Suppose the screen is 500 pixels wide and 500 pixels high. Then the pixel at the upper-left corner is (0, 0), and the pixel at the lower-right corner is (499, 499).

Why is the bottom-right corner has coordinates (499, 499) instead of (500, 500). The reason is that we start counting pixels at 0. For example, if the screen were 5 x 5 pixels, then the pixels would have these coordinates:

You can see that the lower-right corner is (4, 4) and *not* (5,
5). Again, that’s because we start counting from 0.

As the diagram above shows, the x-values increase from left to right, and the y-values increase from top to bottom. Unfortunately, that’s not quite how coordinates work in mathematics. In math class, the y-values increase from bottom to top. This can be confusing if you are using a mathematical equation to, say, draw a shape in processing.

Suppose you want to draw a diagonal line from the lower-left corner of the screen to the upper-right corner, e.g.:

```
*
*
*
*
*
```

For simplicity, assume the screen is 5 x 5 pixels.

Recall from math class that the equation for this line is *y =
x*. But that doesn’t quite work here for two reasons:

- y-values in Processing coordinates increase from top to bottom, not bottom to top;
- The equation
*y = x*makes the line go through the origin, i.e. the point (0, 0). But here our line does not go anywhere near (0, 0) (which is the top-left corner of the screen).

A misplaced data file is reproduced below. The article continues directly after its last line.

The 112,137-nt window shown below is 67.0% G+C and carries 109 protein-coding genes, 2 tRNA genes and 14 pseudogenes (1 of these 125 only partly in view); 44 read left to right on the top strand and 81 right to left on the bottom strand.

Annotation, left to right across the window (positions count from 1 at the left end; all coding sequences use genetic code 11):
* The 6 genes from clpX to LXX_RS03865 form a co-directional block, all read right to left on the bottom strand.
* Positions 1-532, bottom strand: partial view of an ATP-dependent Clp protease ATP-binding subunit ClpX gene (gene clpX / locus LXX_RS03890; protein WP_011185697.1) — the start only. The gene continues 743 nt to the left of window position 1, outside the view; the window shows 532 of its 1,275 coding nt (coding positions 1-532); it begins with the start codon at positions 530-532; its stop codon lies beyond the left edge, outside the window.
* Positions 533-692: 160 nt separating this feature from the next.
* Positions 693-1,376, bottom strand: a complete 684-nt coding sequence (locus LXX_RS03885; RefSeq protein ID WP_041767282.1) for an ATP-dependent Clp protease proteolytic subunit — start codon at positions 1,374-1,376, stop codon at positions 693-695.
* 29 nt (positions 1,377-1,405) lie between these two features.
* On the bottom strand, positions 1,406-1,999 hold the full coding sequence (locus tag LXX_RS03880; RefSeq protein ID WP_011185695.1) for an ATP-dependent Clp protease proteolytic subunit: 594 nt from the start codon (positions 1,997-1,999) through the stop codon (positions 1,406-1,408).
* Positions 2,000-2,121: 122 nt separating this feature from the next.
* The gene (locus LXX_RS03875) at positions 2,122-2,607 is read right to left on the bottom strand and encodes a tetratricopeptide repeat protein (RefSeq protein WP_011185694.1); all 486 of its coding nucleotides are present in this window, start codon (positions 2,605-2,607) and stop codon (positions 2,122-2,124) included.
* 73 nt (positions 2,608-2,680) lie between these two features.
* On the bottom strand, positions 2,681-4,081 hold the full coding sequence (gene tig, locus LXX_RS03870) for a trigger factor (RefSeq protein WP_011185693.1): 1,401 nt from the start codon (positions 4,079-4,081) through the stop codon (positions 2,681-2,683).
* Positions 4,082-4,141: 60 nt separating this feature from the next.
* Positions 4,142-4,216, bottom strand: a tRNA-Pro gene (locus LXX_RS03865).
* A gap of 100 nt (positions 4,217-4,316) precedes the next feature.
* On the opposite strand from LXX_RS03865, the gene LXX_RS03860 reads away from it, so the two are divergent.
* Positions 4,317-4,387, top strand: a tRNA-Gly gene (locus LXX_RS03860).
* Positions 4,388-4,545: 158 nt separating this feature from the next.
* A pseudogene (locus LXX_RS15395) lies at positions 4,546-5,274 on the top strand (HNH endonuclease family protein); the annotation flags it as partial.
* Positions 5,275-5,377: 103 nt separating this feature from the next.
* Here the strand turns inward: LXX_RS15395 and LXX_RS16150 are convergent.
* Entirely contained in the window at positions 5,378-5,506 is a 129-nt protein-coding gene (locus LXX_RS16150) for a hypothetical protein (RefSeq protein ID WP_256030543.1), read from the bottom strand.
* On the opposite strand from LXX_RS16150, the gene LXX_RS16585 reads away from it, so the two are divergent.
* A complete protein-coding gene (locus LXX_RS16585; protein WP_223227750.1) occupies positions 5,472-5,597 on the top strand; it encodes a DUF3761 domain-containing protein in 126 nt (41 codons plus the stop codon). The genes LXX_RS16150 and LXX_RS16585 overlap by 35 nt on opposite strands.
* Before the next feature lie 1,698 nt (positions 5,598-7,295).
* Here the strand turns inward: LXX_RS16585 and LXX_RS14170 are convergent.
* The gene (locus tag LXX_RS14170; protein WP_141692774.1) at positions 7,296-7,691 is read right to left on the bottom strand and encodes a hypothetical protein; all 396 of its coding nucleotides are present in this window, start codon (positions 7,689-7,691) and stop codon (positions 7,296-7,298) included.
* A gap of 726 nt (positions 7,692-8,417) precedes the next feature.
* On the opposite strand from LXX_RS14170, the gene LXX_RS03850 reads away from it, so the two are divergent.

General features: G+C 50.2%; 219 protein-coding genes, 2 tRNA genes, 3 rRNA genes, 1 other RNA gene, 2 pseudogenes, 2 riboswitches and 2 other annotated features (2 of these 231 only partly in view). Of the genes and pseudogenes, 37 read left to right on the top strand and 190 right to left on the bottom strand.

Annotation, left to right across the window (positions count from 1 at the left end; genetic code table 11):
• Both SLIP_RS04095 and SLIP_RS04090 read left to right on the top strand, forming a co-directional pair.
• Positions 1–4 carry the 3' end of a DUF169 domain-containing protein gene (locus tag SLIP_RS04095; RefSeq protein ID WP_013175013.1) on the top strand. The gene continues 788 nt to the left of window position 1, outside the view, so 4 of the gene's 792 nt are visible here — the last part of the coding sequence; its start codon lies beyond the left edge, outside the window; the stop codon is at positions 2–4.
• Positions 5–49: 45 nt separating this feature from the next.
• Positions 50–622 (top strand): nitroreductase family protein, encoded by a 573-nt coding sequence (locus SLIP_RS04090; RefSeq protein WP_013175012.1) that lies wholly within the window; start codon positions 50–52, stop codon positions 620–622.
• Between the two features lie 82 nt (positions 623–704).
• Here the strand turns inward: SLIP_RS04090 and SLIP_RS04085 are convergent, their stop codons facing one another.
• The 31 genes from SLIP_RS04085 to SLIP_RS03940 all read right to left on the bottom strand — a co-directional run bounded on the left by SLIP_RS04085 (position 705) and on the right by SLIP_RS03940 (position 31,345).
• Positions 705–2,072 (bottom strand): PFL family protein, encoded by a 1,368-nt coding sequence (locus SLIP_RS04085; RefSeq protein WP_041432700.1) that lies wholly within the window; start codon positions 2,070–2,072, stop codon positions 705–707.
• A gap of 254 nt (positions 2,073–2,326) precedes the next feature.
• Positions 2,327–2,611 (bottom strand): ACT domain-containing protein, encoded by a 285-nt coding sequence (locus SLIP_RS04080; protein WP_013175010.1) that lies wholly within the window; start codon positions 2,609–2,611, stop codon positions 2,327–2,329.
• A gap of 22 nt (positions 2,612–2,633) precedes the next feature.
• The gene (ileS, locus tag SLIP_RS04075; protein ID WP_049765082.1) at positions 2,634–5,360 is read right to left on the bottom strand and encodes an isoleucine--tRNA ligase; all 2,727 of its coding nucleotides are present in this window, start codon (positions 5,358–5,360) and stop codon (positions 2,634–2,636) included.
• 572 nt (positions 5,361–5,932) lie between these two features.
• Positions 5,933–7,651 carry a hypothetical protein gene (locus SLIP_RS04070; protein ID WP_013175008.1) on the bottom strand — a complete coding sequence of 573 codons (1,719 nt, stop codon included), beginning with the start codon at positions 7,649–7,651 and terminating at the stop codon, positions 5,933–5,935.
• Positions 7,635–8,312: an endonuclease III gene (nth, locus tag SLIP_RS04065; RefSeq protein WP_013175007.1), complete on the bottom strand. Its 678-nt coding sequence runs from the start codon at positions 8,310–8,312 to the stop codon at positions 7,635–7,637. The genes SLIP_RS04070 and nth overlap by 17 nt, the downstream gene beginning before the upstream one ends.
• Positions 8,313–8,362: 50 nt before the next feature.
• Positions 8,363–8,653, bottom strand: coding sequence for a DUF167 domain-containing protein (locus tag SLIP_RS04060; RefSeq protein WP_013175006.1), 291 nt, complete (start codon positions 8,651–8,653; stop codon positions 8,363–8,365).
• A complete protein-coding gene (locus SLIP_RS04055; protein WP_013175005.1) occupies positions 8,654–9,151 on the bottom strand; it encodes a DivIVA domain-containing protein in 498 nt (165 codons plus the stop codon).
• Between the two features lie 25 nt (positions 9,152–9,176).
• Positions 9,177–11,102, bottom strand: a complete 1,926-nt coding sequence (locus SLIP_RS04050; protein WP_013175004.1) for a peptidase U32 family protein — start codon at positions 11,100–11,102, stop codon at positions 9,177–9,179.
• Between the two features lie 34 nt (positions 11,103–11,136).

Lets look at the coordinates of the plotted points to see what is going on:

```
(4, 0)
(3, 1)
(2, 2)
(1, 3)
(0, 4)
```

How are the *x* and *y* values related in these points?
Notice that they sum to 4, i.e. *x + y = 4* for each
point. Re-arranging that a bit gives us the equation *y = -x +
4*.

And that’s the line we want: *y = -x + 4*. The *-x* takes
care of the flipped y-axis, and the 4 moves the line away from the
origin.

We always need to make such adjustments when we convert mathematical equations to Processing.

Recall this program, which draws an ellipse wherever the mouse pointer goes:

```
void setup() {
size(500, 500);
}
void draw() {
ellipse(mouseX, mouseY, 10, 10);
}
```

With a bit of arithmetic, we can create a mirror effect:

```
void setup() {
size(500, 500);
}
void draw() {
ellipse(mouseX, mouseY, 10, 10);
// reflected point
ellipse(500 - mouseX, mouseY, 10, 10);
}
```

In this program, every time `draw()` is called two circles are